Fiona Evans… And me too

Andy Qunta… 👍




What magazine/newspapers did you used to read & chat about.


images from eil.com

What magazines/newspapers did you used to read? Reading Andy Knights recent post about The Melody Maker, reminded me of the magazines of the day. Always read Record Mirror, Sounds and remember my sister reading Jackie.

Leigh Wieland-Boys… ‘Jackie’, ‘Disco 45’ & NME

Andy Qunta… As many as we could find! NME, Sounds, Record Mirror, Beat Instrumental was a good one, & many more! Melody Maker was the one we had delivered to the house every week. It sometimes arrived a few minutes late, as we eventually found out our paper boy used to stop and read it before he delivered it! Said paper boy being future bassist-extraordinaire Roger Carey!

Jim Breeds…  I usually subscribed to one per week that the newsagent delivered but often switched allegiance. Mostly NME (still do sometimes) but I tried them all at one time or another. Also we used to lend them to each other at school so that we could read them all.

Pete Fairless… NME for me!

John Storer… It was Roger Carey who told me about the New Musical Express around 1969 or 1970 when I was 13 or 14. After buying my first copy, persuaded my Mum to order it from the newsagent for delivery instead of my usual Lion & Champion comic. Would literally read it from cover to cover. For years and years, I looked forward to the paper boy delivering it. Would photocopy the crossword and me and Mick Watson would spend Thursday afternoons at work racing to see who could complete it the fastest In 1984, when I was doing my law finals in Manchester, one of my fellow students, Rob Mortimer, asked me if he could have my copy when I’d finished with it, as he had no grant and couldn’t afford to buy one. I agreed. Several years later, I would see him again … he’d changed his first name from Rob to Bob and had teamed up with a bloke calling himself Vic Reeves. Not long after, I gave up the NME for Blues & Soul but went back to it in the early 90s and the start of the Madchester / BritPop scene … never lived up to its former glories, though … those halcyon days when Danny Baker, Ian Penman, Paul Morley, Julie Burchill and Tony Parsons were the lead journalists. Finally stopped reading it about 15 years ago. Also bought Sounds form about 1971 and had that every week until it started going ultra-right wing around the time of Oi and Gary Bushell. Does anyone else remember Streetlife? … a really hefty mag, issued fortnightly, and which aimed to become the UK’s answer to Rolling Stone. Had every copy from start to its end about a year later. Responsible, along with John Peel, for introducing me to dub. Finally, a big thank you to my neighbour up on Montgomery Road, Jean Christmas. In the late 60s, every six months she would hand me a big pile of Jackie magazines. Would stay up reading them into the small hours … those glamorous picture stories, the Cathy & Claire problem page … where has that innocence gone these days? LOL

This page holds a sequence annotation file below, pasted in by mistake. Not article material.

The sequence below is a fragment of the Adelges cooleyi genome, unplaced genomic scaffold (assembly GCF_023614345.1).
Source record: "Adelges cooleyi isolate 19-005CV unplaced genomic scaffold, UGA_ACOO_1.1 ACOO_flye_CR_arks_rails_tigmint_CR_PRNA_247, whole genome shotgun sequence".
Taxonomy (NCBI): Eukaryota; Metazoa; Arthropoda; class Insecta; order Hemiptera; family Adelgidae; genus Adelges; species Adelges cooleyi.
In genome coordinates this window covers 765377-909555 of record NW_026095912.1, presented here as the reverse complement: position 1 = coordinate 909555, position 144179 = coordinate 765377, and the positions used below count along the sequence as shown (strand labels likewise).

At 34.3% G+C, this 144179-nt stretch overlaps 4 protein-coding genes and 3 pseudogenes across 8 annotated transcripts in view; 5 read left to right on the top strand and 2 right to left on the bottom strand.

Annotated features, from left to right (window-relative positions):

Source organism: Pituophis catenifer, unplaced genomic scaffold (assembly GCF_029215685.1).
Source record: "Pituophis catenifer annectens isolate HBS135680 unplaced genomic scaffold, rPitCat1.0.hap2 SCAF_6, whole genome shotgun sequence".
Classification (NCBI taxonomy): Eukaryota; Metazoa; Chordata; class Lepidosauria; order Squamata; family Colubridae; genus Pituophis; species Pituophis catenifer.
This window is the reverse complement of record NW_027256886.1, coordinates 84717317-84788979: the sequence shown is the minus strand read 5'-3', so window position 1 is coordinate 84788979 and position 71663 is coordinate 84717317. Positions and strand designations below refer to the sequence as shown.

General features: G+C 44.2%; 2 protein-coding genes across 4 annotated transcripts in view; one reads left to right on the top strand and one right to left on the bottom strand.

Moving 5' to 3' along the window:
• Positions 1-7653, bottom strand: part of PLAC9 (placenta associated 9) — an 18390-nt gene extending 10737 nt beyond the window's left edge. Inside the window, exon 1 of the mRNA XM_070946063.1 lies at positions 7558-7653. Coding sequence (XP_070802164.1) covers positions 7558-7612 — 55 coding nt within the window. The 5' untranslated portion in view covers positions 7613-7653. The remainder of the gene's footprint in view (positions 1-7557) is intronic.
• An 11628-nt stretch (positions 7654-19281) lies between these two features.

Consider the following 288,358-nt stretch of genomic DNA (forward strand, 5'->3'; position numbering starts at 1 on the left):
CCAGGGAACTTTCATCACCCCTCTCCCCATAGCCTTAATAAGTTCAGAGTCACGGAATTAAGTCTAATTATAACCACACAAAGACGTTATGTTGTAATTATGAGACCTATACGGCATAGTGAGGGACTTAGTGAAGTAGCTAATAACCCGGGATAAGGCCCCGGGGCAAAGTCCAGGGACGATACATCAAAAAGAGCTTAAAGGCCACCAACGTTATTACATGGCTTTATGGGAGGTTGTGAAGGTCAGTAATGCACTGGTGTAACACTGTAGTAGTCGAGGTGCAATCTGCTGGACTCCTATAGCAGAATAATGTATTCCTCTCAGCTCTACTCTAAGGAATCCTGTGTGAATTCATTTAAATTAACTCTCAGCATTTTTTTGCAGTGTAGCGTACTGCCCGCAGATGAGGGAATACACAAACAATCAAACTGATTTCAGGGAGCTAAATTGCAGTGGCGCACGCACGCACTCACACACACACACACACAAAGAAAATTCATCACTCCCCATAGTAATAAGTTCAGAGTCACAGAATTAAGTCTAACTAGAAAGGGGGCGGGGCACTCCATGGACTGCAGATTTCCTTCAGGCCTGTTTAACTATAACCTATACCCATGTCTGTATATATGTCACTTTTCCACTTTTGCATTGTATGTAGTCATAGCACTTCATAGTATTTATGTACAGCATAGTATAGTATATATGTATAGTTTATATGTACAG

Mick O’Dowd… Used to have NME in the 60’s then Record Mirror and sometimes Melody Maker in 70’s. Also a monthly mag called Blues & Soul.

Alan Wood…. Sounds

Patrick Lewis… Used to read NME, Melody Maker, Disc and Music Echo but the most interesting in the late 60’s was Record Mirror which always seem to avoid the celebrity crap and concentrate on the music.

Diane Knight… Don’t want to sound uncool ,but ….June and school friends!!!

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Model aeroplane books

Supplied by Lloyd Johnson

Lloyd Johnson… A few 1930s model aeroplane builders books from my collection.I Love the cover artworks…and they have great plane plans in them so it’s like building Antiques….

Nigel Ford… Is dope still allowed for setting tissue? Pretty heady stuff from childhood memory, maybe restricted sale item now?

Lloyd Johnson… You can still buying Cellulose shrinking dope….still stinks and makes you dizzy if there is not enough ventilation .I always dope my models in the back garden…..

Peter Ellingworth… I would probably doubt it….most likely classified as a harmful substance in today’s climate.I believe L H Sparey who is named on one of the covers, also wrote ‘Using the small lathe’ of which I have a copy, and was printed by Percival Marshall’s successors MAP.